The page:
Incorporation of [14C]IPP into polyprenyl phosphate derivativesa

What is the function of MviN in cells? We analyzed the putative amino acid sequence of MviN with Pfam and SOSUI and found that the protein has 14 transmembrane domains, which indicates that MviN is an integral membrane protein. The protein also appeared to be a member of the “MviN MATE (multi-antimicrobial extrusion)-like superfamily,” which is comprised of integral membrane proteins. Members of the MATE family have been shown to function as drug/sodium antiporters (15). These proteins have also been shown to mediate resistance to a wide range of cationic dyes, fluoroquinolones, aminoglycosides, and other structurally diverse antibodies and drugs (15). MATE proteins have also been implicated in the production of polysaccharides, such as RfbX (Wzx) (4) and WzxE (17), which have been implicated in E. coli O-antigen biosynthesis; Bacillus subtilis SpoVB, which is involved in spore cortex biosynthesis (16, 19); and eukaryotic RFT1, which is required for translocation of the dolichyl diphosphate-Man5GlcNAc2 intermediate, an oligosaccharide complex used in protein glycosylation, from the cytosolic side of the endoplasmic reticulum membrane to the lumen during the biosynthesis of dolichyl diphosphate-Glc3Man9GlcNAc2 (8). These results suggest that MviN may be involved in the transmembrane transport of peptidoglycan precursors across the inner membrane. This transport process was recently reconstituted in vitro (18), which should enable further characterization of the function of MviN. Alternatively, MviN may be indirectly involved in peptidoglycan synthesis. For example, it may play a role in folding or localization of other proteins involved in peptidoglycan synthesis because the precursors have been shown to accumulate by a wide variety of treatments that inhibit peptidoglycan synthesis or that block cell division (13). Further analyses are necessary to clarify its specific role.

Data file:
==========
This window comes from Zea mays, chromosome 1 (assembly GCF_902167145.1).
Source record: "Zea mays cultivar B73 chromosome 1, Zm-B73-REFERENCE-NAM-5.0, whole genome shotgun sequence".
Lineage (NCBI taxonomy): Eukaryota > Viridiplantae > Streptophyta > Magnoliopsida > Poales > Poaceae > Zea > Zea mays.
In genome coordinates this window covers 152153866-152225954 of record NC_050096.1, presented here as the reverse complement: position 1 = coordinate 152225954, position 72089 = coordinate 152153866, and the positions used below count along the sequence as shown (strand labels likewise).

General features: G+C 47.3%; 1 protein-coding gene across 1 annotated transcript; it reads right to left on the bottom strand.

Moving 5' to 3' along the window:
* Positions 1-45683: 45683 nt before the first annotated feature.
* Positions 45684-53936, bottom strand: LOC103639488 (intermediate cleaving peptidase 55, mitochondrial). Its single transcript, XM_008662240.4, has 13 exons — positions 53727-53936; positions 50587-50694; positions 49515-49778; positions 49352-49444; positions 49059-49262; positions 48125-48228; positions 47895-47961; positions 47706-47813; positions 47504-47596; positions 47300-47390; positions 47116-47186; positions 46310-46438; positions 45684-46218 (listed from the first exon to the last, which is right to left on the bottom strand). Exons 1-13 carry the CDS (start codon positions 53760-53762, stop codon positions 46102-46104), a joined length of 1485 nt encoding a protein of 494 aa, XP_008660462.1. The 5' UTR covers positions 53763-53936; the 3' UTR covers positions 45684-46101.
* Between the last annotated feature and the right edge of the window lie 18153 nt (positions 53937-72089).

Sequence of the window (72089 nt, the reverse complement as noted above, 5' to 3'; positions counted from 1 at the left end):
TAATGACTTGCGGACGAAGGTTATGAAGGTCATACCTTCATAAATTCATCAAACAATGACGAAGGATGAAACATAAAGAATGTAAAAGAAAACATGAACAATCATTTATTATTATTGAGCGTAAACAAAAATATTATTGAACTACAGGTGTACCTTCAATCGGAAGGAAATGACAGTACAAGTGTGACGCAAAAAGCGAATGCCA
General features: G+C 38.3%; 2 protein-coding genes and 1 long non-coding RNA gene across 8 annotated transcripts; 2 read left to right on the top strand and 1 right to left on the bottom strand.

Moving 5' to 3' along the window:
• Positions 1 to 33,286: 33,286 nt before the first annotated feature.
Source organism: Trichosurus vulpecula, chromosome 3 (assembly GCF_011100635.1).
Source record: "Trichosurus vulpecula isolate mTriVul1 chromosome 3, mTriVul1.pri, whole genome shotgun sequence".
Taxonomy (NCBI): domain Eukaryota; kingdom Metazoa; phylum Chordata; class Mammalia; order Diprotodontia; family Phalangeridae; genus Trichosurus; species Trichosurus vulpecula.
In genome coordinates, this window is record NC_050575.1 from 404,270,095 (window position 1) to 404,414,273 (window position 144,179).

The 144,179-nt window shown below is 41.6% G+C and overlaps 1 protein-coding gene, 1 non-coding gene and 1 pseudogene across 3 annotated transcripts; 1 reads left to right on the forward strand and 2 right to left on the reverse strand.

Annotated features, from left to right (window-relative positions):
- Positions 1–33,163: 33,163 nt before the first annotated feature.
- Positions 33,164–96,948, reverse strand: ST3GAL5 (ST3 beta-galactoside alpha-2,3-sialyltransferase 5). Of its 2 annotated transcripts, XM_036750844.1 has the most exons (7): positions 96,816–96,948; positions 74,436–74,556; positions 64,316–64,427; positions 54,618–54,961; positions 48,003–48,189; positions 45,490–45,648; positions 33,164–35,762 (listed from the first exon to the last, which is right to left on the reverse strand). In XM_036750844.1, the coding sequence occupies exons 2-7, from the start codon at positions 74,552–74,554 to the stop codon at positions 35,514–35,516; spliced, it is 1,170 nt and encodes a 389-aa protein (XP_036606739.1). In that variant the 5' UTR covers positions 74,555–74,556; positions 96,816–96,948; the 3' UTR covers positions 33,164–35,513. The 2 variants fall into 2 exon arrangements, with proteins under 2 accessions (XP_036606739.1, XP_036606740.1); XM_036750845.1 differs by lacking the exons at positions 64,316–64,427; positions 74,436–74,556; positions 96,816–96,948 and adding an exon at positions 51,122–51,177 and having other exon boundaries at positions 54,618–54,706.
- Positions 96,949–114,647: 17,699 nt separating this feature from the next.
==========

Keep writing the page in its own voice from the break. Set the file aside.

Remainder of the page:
Supplementary Material

[Supplemental material]


This work was supported by KAKENHI (grant-in-aid for scientific research on priority areas “Systems Genomics” from the Ministry of Education, Culture, Sports, Science and Technology of Japan).


[down-pointing small open triangle]Published ahead of print on 15 August 2008.

Supplemental material for this article may be found at http://jb.asm.org/.